People planning a family meal over Christmas should only do so within their own household, the Superintendent of Public health has advised.
While there are no restrictions in the country against gatherings in private homes, Charmaine Gauci urged people not to invite others around to celebrate.
“I appeal to those who are planning a family lunch, please remain with your own household," she said during her weekly briefing.
"If you invite people outside of your household, there is a risk of transmission. At a table it is difficult to maintain social distance, and at a meal you will remove your mask, and if there is alcohol it might be harder to continue following the measures.”
She warned people against thinking that a negative COVID-19 test means they can meet friends and family.
"This is a wrong mentality. When one does a swab test, there are situations that the individual does not have enough microbes for the test to pick up and if they are carrying the virus they put others at risk," she said.
What is Malta's rate of infection?
Gauci's warning came despite Malta seeing a drop in the number of new cases, with a seven-day moving average of 98. On Friday, 96 new cases were announced - the third time this week that the number of new patients has dropped below 100.
"This shows that there has been an impact with the measures, and contact tracing, to ensure that the number of cases remains low," she said.
She said that while in other countries, the positivity rate has continued to increase, Malta's rate, at 3.9 per cent, has remained stable. The positivity rate is the percentage of all coronavirus tests performed that are actually positive.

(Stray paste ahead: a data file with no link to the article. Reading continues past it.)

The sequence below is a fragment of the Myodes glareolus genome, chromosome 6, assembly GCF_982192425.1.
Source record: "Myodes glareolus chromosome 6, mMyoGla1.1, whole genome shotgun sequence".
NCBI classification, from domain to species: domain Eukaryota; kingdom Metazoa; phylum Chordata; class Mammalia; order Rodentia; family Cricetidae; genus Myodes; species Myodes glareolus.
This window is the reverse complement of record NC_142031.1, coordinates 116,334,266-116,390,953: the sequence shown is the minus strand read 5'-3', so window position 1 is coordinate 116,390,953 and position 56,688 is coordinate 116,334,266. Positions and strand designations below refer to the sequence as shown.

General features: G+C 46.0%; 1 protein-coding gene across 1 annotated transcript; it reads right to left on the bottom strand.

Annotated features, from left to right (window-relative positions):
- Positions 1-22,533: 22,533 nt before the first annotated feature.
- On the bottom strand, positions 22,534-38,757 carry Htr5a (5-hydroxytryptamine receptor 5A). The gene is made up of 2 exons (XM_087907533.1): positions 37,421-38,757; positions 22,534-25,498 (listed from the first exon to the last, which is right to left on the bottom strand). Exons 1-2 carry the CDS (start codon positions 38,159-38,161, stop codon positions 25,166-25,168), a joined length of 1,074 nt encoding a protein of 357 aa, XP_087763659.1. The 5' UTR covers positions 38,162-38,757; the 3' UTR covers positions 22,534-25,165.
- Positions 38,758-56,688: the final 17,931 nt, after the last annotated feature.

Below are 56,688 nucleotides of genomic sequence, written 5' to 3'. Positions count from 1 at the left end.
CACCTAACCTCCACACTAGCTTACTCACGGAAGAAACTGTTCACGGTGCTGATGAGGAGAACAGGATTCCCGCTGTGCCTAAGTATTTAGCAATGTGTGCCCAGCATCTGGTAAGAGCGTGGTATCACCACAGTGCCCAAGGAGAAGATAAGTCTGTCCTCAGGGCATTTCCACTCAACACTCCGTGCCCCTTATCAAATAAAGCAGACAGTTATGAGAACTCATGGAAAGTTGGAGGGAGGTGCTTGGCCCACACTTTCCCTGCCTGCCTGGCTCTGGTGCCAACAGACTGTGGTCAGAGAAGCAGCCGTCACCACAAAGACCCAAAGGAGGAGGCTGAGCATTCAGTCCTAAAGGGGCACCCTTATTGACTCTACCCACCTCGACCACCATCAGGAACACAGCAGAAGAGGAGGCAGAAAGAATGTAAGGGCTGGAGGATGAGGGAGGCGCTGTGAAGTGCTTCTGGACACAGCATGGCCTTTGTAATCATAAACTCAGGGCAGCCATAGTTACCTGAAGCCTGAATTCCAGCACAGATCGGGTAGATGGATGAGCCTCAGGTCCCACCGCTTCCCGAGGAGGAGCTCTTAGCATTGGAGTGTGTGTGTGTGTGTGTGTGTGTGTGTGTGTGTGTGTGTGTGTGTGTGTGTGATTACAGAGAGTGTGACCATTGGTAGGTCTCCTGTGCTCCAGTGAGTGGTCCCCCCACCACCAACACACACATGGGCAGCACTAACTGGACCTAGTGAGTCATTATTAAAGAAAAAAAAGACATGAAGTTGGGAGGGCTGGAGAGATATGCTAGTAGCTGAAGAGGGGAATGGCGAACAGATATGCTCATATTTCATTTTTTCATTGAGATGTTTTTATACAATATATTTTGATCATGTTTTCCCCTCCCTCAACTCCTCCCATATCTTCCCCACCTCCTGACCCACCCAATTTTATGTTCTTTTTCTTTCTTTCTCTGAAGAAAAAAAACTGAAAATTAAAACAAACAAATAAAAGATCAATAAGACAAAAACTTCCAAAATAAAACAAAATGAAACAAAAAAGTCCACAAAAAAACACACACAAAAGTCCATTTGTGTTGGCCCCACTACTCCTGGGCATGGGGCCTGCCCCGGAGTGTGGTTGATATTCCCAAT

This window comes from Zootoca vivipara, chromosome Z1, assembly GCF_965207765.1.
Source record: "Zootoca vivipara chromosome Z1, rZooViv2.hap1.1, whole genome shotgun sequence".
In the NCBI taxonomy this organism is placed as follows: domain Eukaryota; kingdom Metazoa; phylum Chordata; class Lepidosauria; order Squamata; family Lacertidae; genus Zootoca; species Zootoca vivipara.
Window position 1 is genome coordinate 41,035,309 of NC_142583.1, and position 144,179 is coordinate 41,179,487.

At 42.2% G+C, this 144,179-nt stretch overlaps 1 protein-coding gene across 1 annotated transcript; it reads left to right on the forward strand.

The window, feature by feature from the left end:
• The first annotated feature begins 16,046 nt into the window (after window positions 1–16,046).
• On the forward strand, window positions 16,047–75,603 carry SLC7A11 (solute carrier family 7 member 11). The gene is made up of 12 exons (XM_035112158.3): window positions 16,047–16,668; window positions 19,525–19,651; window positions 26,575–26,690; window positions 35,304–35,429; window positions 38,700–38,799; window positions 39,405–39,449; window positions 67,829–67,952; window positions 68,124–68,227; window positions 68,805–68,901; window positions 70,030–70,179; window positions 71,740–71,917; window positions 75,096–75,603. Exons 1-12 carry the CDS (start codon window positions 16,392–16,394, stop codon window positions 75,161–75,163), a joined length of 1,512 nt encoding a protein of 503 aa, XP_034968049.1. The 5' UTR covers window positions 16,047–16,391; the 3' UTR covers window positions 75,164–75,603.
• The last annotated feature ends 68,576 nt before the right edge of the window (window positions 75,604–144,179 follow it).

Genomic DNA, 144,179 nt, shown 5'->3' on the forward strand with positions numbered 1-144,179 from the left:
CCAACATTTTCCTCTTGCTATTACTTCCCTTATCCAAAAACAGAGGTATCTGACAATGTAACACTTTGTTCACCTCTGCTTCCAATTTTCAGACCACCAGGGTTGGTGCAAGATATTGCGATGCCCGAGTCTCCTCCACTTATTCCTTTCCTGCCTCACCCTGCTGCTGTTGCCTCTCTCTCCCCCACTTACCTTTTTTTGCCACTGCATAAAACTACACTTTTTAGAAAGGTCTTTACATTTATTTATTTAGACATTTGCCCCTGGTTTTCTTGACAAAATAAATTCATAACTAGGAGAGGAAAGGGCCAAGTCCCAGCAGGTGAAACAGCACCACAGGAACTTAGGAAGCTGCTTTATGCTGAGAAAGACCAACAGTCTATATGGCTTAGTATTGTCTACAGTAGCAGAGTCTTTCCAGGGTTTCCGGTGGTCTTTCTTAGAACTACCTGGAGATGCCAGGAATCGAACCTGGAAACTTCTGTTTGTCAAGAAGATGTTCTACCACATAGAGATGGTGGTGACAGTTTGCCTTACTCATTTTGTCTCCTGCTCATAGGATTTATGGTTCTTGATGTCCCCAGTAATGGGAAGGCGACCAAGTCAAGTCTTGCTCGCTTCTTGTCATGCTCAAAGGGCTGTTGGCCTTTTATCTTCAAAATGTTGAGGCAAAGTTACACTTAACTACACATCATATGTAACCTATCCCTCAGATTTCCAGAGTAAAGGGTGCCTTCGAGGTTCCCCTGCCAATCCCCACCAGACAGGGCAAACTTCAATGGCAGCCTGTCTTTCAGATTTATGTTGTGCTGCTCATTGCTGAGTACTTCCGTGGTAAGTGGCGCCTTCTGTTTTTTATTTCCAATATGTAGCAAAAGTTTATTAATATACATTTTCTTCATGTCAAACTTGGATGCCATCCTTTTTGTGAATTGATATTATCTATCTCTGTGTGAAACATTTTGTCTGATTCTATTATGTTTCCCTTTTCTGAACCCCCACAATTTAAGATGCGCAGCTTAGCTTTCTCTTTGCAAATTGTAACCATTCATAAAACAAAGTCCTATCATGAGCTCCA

However there were two deaths: a 75-year-old man in the Sant Vincent de Paul home for the elderly and a 96-year-old man who died at Mater Dei hospital.
A total of 186 people are being treated in hospital, with 17 of the worst cases in the intensive treatment unit at Mater Dei.
Where is COVID-19 being spread?
Gauci said that while transmission in homes for the elderly has reduced overall, six homes have registered an increase in cases.
Households remain the largest cluster of patients, with 146, followed by the workplace at 51, imported cases at seven and social gatherings at two.
Of the 1,817 cases, 55 are in Gozo, with the rest in Malta.
There has been a peak in two age groups: those aged 25-34 and those aged 35-44, who are the groups most likely to be at workplaces.
The 75-84 age group has the highest mortality rate, with men more impacted than women.
Will social distancing end with the vaccine?
Gauci said the EU has six contracts in place for the vaccine, which is due to be distributed in Malta in the new year to healthcare workers, those aged over 85 and people living and working in care homes.
But she warned that until the majority of the population has herd immunity, everyone will need to continue wearing masks and comply with social distancing rules.
"Then, slowly, slowly, we will lift the measures," she said.
Asked about vaccine side effects, she said that while people might notice a slight increase in fever and tiredness, these are minimum symptoms when compared with COVID-19.
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